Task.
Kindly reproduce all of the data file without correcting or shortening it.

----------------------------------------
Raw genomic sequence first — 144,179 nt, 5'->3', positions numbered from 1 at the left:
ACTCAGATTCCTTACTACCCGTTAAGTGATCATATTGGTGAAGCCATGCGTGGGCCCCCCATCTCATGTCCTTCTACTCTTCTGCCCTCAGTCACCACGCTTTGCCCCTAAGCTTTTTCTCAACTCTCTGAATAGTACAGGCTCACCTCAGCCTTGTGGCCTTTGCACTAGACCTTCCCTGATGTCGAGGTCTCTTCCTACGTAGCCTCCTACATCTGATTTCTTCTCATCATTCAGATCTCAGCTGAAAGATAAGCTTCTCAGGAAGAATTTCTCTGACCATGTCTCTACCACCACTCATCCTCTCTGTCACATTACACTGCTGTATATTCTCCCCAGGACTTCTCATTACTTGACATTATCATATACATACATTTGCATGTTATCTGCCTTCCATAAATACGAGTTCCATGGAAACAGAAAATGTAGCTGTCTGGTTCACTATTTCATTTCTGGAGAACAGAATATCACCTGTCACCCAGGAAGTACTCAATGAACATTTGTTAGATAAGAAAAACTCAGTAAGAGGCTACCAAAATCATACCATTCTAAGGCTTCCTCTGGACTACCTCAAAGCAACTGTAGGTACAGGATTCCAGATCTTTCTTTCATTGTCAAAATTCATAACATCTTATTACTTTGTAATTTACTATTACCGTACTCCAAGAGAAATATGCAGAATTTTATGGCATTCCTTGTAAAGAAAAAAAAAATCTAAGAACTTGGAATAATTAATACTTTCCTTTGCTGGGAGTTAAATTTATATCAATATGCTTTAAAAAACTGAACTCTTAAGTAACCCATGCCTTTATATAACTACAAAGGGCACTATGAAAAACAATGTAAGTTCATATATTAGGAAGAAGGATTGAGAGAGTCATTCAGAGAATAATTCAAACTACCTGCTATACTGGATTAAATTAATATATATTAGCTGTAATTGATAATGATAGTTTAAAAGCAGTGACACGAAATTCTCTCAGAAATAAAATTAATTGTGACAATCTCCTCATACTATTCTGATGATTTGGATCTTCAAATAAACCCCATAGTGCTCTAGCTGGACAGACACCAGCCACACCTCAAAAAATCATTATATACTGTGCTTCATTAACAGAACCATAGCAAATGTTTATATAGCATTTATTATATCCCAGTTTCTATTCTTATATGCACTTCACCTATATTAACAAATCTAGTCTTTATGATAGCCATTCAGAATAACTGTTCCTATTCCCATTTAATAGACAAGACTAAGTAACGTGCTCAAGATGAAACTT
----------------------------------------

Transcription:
Raw genomic sequence first — 144,179 nt, 5'->3', positions numbered from 1 at the left:
ACTCAGATTCCTTACTACCCGTTAAGTGATCATATTGGTGAAGCCATGCGTGGGCCCCCCATCTCATGTCCTTCTACTCTTCTGCCCTCAGTCACCACGCTTTGCCCCTAAGCTTTTTCTCAACTCTCTGAATAGTACAGGCTCACCTCAGCCTTGTGGCCTTTGCACTAGACCTTCCCTGATGTCGAGGTCTCTTCCTACGTAGCCTCCTACATCTGATTTCTTCTCATCATTCAGATCTCAGCTGAAAGATAAGCTTCTCAGGAAGAATTTCTCTGACCATGTCTCTACCACCACTCATCCTCTCTGTCACATTACACTGCTGTATATTCTCCCCAGGACTTCTCATTACTTGACATTATCATATACATACATTTGCATGTTATCTGCCTTCCATAAATACGAGTTCCATGGAAACAGAAAATGTAGCTGTCTGGTTCACTATTTCATTTCTGGAGAACAGAATATCACCTGTCACCCAGGAAGTACTCAATGAACATTTGTTAGATAAGAAAAACTCAGTAAGAGGCTACCAAAATCATACCATTCTAAGGCTTCCTCTGGACTACCTCAAAGCAACTGTAGGTACAGGATTCCAGATCTTTCTTTCATTGTCAAAATTCATAACATCTTATTACTTTGTAATTTACTATTACCGTACTCCAAGAGAAATATGCAGAATTTTATGGCATTCCTTGTAAAGAAAAAAAAAATCTAAGAACTTGGAATAATTAATACTTTCCTTTGCTGGGAGTTAAATTTATATCAATATGCTTTAAAAAACTGAACTCTTAAGTAACCCATGCCTTTATATAACTACAAAGGGCACTATGAAAAACAATGTAAGTTCATATATTAGGAAGAAGGATTGAGAGAGTCATTCAGAGAATAATTCAAACTACCTGCTATACTGGATTAAATTAATATATATTAGCTGTAATTGATAATGATAGTTTAAAAGCAGTGACACGAAATTCTCTCAGAAATAAAATTAATTGTGACAATCTCCTCATACTATTCTGATGATTTGGATCTTCAAATAAACCCCATAGTGCTCTAGCTGGACAGACACCAGCCACACCTCAAAAAATCATTATATACTGTGCTTCATTAACAGAACCATAGCAAATGTTTATATAGCATTTATTATATCCCAGTTTCTATTCTTATATGCACTTCACCTATATTAACAAATCTAGTCTTTATGATAGCCATTCAGAATAACTGTTCCTATTCCCATTTAATAGACAAGACTAAGTAACGTGCTCAAGATGAAACTT